At the end of what was actually a pretty quick investigation I found that at best the CWE Trading Bot software itself poses a moderate to high security risk since we simply have no way of validating how it works or who really built it. At worst it’s plausibly capable of attempting to withdraw your funds from the exchange and possibly contains other unknown malware.

We don’t have any direct evidence that Crypto World Evolution is a Ponzi scheme… yet. As with all Ponzi schemes the direct evidence is only apparent in the very final stage of the scam, the collapse. When the pyramid can no longer sustain its own weight the payouts stop coming through to the members and the people who set this whole thing up do their very best disappearing act.

The team behind Crypto World Evolution appear to be shady to say the least. In the few minutes I spent vetting them I was able to link them to accusations of involvement in at least 5 other Ponzi schemes and online scams.

The conclusion should be obvious.

All the evidence suggests that Crypto World Evolution is a Ponzi scheme and the CWE Trading Bot software itself is likely to be programmed to steal your cryptocurrency.

Why Ponzi schemes are so destructive

One of the things that is so terrible about Ponzi schemes is that the scammers really push people to get those referrals. They especially push them to sign up their friends and family. One of the people on facebook claiming to be involved with the CWE bot Brandon Costin literally says in his video:

“I just want everyone to think about who they know, friends and family, that want to get involved in crypto”.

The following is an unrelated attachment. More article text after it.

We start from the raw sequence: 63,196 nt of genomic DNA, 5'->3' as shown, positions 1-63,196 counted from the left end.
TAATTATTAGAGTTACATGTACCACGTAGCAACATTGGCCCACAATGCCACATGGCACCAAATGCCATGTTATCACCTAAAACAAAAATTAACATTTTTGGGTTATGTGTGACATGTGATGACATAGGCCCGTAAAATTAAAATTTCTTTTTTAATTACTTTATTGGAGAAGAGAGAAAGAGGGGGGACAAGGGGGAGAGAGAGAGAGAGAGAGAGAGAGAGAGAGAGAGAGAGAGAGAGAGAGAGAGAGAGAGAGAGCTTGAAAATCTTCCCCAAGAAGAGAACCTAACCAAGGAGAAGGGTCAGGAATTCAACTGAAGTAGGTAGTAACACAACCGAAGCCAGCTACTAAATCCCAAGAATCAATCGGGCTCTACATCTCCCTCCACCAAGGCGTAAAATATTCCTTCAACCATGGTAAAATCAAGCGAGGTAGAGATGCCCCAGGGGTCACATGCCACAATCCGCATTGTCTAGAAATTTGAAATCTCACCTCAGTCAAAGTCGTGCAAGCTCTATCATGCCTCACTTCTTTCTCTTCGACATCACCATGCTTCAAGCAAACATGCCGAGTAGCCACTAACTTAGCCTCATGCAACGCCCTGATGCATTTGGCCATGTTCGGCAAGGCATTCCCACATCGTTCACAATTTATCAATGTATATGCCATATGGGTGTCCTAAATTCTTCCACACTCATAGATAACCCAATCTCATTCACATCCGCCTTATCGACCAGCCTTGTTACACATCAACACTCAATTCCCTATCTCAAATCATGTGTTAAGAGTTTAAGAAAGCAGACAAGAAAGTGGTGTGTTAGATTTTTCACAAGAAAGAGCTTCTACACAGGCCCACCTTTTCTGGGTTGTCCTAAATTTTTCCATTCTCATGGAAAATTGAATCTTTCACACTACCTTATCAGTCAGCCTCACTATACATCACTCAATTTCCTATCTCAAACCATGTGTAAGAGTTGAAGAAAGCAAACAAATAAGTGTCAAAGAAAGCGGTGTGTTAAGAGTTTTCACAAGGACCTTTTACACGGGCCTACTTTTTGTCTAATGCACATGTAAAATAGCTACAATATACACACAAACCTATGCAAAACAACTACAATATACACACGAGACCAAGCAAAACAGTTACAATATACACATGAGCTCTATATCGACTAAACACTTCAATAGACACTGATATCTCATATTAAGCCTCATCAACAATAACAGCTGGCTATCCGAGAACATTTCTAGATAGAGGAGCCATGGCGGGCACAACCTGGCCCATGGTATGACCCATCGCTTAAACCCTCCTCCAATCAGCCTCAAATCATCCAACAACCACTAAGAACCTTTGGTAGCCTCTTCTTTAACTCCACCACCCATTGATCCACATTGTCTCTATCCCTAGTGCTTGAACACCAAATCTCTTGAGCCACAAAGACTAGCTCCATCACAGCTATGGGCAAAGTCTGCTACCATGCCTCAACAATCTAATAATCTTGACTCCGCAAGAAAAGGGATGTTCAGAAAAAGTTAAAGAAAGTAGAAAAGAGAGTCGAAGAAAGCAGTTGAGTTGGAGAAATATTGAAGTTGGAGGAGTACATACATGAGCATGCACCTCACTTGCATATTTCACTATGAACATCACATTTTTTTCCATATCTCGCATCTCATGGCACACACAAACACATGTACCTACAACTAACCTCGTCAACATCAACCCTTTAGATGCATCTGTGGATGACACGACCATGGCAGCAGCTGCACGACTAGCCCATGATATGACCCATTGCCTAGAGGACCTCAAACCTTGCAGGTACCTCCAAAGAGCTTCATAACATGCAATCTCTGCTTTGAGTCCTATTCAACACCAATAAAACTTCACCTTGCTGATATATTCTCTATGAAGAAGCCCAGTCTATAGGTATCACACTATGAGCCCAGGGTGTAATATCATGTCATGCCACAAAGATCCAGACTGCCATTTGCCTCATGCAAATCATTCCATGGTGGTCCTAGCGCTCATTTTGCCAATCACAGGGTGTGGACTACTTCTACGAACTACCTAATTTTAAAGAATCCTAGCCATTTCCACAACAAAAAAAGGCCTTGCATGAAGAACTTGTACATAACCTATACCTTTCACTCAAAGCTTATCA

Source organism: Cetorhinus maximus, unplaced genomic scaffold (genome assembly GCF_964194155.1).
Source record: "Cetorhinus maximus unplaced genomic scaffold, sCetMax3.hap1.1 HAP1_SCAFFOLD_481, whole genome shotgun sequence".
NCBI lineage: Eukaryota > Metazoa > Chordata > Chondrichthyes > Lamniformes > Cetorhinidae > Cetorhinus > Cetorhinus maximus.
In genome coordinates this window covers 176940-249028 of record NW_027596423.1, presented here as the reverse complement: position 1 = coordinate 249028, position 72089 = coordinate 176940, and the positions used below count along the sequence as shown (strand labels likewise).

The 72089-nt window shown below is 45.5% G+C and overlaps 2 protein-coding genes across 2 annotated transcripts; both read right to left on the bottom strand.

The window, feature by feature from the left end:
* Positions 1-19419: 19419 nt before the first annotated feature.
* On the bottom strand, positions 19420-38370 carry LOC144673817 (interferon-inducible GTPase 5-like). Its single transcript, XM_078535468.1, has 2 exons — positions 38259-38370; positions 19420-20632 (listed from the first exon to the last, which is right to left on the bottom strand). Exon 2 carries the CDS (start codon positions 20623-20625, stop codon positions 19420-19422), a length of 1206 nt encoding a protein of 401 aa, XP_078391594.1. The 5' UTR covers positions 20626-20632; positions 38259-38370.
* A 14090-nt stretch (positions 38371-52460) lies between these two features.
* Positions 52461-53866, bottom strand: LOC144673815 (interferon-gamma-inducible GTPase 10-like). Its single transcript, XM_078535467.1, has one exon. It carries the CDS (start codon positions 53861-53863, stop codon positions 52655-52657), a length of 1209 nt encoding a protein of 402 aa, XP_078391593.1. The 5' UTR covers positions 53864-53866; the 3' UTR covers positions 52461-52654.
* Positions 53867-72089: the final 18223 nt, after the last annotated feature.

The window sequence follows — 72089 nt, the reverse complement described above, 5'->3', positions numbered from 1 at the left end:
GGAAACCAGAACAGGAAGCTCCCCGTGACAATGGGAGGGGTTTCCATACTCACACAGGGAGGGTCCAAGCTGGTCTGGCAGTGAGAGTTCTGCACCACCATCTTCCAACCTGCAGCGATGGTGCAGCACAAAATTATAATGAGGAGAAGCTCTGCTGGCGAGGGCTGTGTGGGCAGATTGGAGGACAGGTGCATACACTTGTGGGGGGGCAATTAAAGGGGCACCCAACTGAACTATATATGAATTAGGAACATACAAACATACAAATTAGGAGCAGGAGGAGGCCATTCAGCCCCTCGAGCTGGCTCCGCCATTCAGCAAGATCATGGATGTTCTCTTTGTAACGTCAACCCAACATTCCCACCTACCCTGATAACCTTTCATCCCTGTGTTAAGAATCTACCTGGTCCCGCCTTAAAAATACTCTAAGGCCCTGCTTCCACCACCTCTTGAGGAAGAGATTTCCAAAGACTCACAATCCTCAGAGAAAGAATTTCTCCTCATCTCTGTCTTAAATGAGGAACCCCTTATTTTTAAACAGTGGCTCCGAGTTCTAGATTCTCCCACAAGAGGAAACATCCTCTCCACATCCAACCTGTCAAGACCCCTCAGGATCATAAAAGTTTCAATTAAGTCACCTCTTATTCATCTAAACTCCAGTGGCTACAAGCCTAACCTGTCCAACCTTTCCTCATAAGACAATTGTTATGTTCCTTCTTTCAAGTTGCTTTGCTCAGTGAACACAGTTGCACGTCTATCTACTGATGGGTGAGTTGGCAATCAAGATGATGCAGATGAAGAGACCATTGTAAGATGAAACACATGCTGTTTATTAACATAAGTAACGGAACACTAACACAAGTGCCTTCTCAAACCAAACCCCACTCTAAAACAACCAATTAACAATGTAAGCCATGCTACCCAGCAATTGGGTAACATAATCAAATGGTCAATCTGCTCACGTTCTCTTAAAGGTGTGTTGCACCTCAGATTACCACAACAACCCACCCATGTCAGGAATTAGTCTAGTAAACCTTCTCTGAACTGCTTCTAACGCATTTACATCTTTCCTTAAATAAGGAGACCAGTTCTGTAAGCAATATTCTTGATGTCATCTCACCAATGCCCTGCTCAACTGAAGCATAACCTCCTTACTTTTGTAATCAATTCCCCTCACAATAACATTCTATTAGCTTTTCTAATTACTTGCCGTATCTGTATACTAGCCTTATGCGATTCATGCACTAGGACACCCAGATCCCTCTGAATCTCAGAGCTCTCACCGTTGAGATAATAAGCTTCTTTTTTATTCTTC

He then proceeds to tell the camera that the CWE bot is the easiest, best, safest, most profitable way for people new to crypto to get involved. If he is part of the CWE team, he is knowingly and shamelessly lying through his teeth to trick you into convincing your loved ones to put their hard earned money into this scam. The CWE website has similar statements on it. It’s abhorrent.

The tricky thing with Ponzi schemes is that not everyone involved are fraudsters. Once it proliferates past the scheme’s operators there’s a second much larger group of people who simply don’t know it’s a scam and are genuinely recommending it to their friends and family. A Ponzi scheme usually does payout a profit to members when it first starts which convinces members it works and they recommend it to their friends.

Sadly this ends with regular people who thought they were helping their loved ones earn a bit of extra cash unwittingly enable criminals to steal money from the people they care about. It’s heartbreaking.

Stay safe out there and always remember to do your due diligence.

Craig MacGregor

Written by

NavCoin Engineer, Valence Founder, Encrypt S CEO